Iran plane crash: Tor-M1 missiles fired at Ukraine jet
Iran has confirmed that two Tor-M1 surface-to-air missiles were fired at the Ukrainian airliner that crashed near Tehran earlier this month.
The Civil Aviation Organisation of Iran (CAOI) said the Russian-made missiles were launched from the north.
But it added that "the impact of these missiles" was still being assessed.
Iran's armed forces have said they fired at Ukraine International Airlines flight PS752 by mistake on 8 January, killing all 176 people on board.
For the first three days after the tragedy, they denied any responsibility and the CAOI suggested there had been a technical failure.
But as evidence mounted, the Revolutionary Guards' Aerospace Force said the operator of an air defence system had mistaken the Boeing 737-800 for a US cruise missile and fired at it.
Iran's air defences had been on high alert at the time because the country had just fired ballistic missiles at two US bases in Iraq in retaliation for the killing of top Iranian general Qasem Soleimani in a US drone strike in Baghdad.
What's the latest on Iran's investigation?
In its second preliminary report on flight PS752, the CAOI identified the surface-to-air missiles fired at flight PS752 as coming from a Tor-M1 system, which Nato calls the SA-15 "Gauntlet".
However, the report stopped short of blaming the missiles for the crash, saying "the impact of these missiles on the accident and the analysis of this action is under investigation".
Security camera footage circulated on social media had suggested that the plane was struck by two missiles within 23 seconds, shortly after taking off from Imam Khomeini International Airport.
Two unverified photographs purportedly taken near the crash site, also shared on social media, had meanwhile appeared to show the debris of an anti-aircraft missile.
The CAOI report also said Iranian investigators had found it "impossible" to read the plane's flight data and cockpit voice recorders - commonly known as the "black boxes" - because they were too advanced.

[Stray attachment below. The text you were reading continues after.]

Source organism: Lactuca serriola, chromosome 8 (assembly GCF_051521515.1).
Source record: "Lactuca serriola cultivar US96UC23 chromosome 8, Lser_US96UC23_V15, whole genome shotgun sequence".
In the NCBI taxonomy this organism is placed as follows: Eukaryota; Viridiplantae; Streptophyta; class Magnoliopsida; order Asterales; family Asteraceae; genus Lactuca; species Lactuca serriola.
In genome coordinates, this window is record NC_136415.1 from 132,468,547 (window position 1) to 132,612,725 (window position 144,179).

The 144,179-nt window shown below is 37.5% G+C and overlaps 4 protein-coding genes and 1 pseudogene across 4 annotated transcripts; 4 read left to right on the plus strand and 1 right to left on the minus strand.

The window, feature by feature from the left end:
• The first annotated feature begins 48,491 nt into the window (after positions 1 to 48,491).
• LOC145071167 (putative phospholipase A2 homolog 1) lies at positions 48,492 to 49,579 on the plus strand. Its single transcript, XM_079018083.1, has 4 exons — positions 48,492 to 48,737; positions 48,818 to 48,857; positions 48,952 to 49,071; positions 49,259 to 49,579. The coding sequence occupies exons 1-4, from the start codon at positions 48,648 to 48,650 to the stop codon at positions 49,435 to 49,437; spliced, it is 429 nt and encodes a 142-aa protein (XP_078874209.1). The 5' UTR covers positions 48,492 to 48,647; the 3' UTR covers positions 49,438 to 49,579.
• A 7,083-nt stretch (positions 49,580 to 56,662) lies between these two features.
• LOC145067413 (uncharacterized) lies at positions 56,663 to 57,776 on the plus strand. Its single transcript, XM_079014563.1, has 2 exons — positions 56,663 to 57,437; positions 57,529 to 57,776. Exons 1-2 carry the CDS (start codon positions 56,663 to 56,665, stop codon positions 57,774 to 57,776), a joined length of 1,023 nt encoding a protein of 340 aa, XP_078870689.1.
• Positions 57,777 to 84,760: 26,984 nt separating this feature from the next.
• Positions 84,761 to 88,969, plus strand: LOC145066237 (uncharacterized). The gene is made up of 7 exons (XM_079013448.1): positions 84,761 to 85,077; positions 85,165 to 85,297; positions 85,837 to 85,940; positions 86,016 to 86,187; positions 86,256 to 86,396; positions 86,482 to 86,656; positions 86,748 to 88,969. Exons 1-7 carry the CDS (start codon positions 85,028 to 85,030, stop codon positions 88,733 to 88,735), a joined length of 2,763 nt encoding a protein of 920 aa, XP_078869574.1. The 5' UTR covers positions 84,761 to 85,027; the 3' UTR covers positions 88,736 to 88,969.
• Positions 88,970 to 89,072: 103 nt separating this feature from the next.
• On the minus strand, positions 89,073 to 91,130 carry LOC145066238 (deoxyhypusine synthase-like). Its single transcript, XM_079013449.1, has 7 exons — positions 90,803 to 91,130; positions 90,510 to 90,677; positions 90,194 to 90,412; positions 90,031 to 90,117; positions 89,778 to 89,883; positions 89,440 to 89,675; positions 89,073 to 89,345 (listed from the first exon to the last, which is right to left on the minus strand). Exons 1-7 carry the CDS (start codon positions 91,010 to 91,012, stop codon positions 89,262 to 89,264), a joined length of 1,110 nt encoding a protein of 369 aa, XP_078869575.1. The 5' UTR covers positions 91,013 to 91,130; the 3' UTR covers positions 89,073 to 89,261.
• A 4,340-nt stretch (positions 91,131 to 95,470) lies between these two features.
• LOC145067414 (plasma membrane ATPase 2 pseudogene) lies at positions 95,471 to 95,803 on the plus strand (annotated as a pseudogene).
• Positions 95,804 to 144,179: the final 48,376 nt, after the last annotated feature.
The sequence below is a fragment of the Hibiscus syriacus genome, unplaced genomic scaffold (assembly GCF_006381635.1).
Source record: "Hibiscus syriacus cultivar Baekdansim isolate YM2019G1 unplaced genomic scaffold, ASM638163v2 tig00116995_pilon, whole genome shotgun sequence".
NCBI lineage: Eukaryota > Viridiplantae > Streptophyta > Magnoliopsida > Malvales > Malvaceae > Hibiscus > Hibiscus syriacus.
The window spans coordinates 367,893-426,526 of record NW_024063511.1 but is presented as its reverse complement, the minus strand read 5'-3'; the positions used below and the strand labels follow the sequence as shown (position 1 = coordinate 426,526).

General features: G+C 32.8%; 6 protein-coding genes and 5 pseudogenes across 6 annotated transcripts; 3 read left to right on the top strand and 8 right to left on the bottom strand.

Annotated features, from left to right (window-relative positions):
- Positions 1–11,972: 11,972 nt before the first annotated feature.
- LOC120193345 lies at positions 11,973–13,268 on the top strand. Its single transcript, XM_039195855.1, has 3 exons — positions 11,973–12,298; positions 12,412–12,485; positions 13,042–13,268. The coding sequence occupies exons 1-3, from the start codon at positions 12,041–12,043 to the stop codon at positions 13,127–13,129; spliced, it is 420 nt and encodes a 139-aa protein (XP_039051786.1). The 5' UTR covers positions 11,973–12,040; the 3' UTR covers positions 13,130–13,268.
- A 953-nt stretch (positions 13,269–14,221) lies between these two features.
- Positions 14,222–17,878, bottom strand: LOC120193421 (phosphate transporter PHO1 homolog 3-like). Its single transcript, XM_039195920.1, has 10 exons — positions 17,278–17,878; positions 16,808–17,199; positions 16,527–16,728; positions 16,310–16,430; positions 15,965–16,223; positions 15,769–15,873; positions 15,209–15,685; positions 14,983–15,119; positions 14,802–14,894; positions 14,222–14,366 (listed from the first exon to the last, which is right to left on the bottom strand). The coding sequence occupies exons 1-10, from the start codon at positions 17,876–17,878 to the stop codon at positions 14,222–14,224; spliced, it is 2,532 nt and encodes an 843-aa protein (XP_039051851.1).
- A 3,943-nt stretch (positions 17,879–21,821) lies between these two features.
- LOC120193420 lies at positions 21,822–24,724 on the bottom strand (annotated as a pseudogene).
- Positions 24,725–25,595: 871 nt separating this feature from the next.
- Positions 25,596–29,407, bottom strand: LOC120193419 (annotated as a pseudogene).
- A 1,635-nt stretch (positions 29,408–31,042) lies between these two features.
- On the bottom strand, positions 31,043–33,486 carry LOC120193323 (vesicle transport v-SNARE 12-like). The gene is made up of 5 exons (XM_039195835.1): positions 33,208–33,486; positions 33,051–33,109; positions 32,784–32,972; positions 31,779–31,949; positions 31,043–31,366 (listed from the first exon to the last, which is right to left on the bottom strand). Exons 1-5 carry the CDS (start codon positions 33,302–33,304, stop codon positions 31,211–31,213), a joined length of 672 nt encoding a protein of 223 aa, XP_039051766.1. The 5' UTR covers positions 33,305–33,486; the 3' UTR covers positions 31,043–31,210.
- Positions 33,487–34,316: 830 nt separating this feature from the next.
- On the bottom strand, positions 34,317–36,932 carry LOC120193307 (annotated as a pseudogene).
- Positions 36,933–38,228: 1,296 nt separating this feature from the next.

They therefore sent a request for the equipment required to France's BEA air accident investigation agency and the US National Transportation Safety Board (NTSB). However, neither had "so far responded positively", the CAOI added.
"If the appropriate supplies and equipment are provided, the information can be taken out and reconstructed in a short period of time," it noted.
The Boeing 737-800 was designed and built in the US, while the plane's engine was designed by CFM International, a French-American venture owned by Safran and General Electric.
What have other countries said?
In a telephone call on Sunday, representatives of Ukraine and four other countries which lost citizens in the tragedy - Canada, Sweden, Afghanistan and the UK - agreed Iran had been "co-operating with foreign experts in the investigation to date".
But they also emphasised that it was "imperative that Iran allow for a thorough and credible international safety investigation into the causes of the crash" and that it "assume full responsibility, including by providing compensation".
The five countries also called on Iran to "move the black boxes to a facility with all of the technology and expertise required to quickly and reliably download and analyse the data without delay", as prescribed by international conventions.
On Saturday, the head of the CAOI's accident investigations unit, Hassan Rezaeifar, was quoted by the semi-official Tasnim news agency as saying the black boxes would be sent to Ukraine. But the following day Mr Rezaeifar told the state news agency, Irna: "We have no plans to send them out."
Canadian Prime Minister Justin Trudeau told reporters in Winnipeg on Tuesday that Iran did not have the technological capacity or the expertise to analyse the black boxes properly.
"There has been broad consensus in the international community that France would be the right place to send those boxes, [and] we continue to pressure Iran to do just that," he said.
Mr Trudeau announced on Saturday that the Canadian government would give 25,000 Canadian dollars ($19,100; £14,700) to the families of the 57 victims who were Canadian citizens and the 29 others who were permanent residents to help with their immediate needs.